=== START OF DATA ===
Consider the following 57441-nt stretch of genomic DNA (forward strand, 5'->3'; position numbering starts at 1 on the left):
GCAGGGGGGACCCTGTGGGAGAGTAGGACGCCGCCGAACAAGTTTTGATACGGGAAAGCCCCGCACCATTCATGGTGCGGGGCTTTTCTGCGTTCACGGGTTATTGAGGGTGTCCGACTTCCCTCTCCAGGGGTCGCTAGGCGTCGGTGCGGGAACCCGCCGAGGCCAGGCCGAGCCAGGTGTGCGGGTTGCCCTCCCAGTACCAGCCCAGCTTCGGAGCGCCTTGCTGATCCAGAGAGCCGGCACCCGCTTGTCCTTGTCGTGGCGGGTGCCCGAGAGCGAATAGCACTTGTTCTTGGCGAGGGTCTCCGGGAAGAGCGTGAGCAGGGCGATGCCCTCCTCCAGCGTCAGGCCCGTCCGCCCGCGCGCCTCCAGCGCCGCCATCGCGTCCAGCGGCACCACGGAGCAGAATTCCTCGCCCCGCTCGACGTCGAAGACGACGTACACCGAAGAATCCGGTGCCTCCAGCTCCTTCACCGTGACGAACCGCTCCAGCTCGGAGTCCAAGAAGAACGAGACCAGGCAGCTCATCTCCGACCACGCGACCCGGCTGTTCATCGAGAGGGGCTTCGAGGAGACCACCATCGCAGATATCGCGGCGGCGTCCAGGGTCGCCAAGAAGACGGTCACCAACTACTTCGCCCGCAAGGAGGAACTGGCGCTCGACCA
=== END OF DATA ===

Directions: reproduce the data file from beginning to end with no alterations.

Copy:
Consider the following 57441-nt stretch of genomic DNA (forward strand, 5'->3'; position numbering starts at 1 on the left):
GCAGGGGGGACCCTGTGGGAGAGTAGGACGCCGCCGAACAAGTTTTGATACGGGAAAGCCCCGCACCATTCATGGTGCGGGGCTTTTCTGCGTTCACGGGTTATTGAGGGTGTCCGACTTCCCTCTCCAGGGGTCGCTAGGCGTCGGTGCGGGAACCCGCCGAGGCCAGGCCGAGCCAGGTGTGCGGGTTGCCCTCCCAGTACCAGCCCAGCTTCGGAGCGCCTTGCTGATCCAGAGAGCCGGCACCCGCTTGTCCTTGTCGTGGCGGGTGCCCGAGAGCGAATAGCACTTGTTCTTGGCGAGGGTCTCCGGGAAGAGCGTGAGCAGGGCGATGCCCTCCTCCAGCGTCAGGCCCGTCCGCCCGCGCGCCTCCAGCGCCGCCATCGCGTCCAGCGGCACCACGGAGCAGAATTCCTCGCCCCGCTCGACGTCGAAGACGACGTACACCGAAGAATCCGGTGCCTCCAGCTCCTTCACCGTGACGAACCGCTCCAGCTCGGAGTCCAAGAAGAACGAGACCAGGCAGCTCATCTCCGACCACGCGACCCGGCTGTTCATCGAGAGGGGCTTCGAGGAGACCACCATCGCAGATATCGCGGCGGCGTCCAGGGTCGCCAAGAAGACGGTCACCAACTACTTCGCCCGCAAGGAGGAACTGGCGCTCGACCA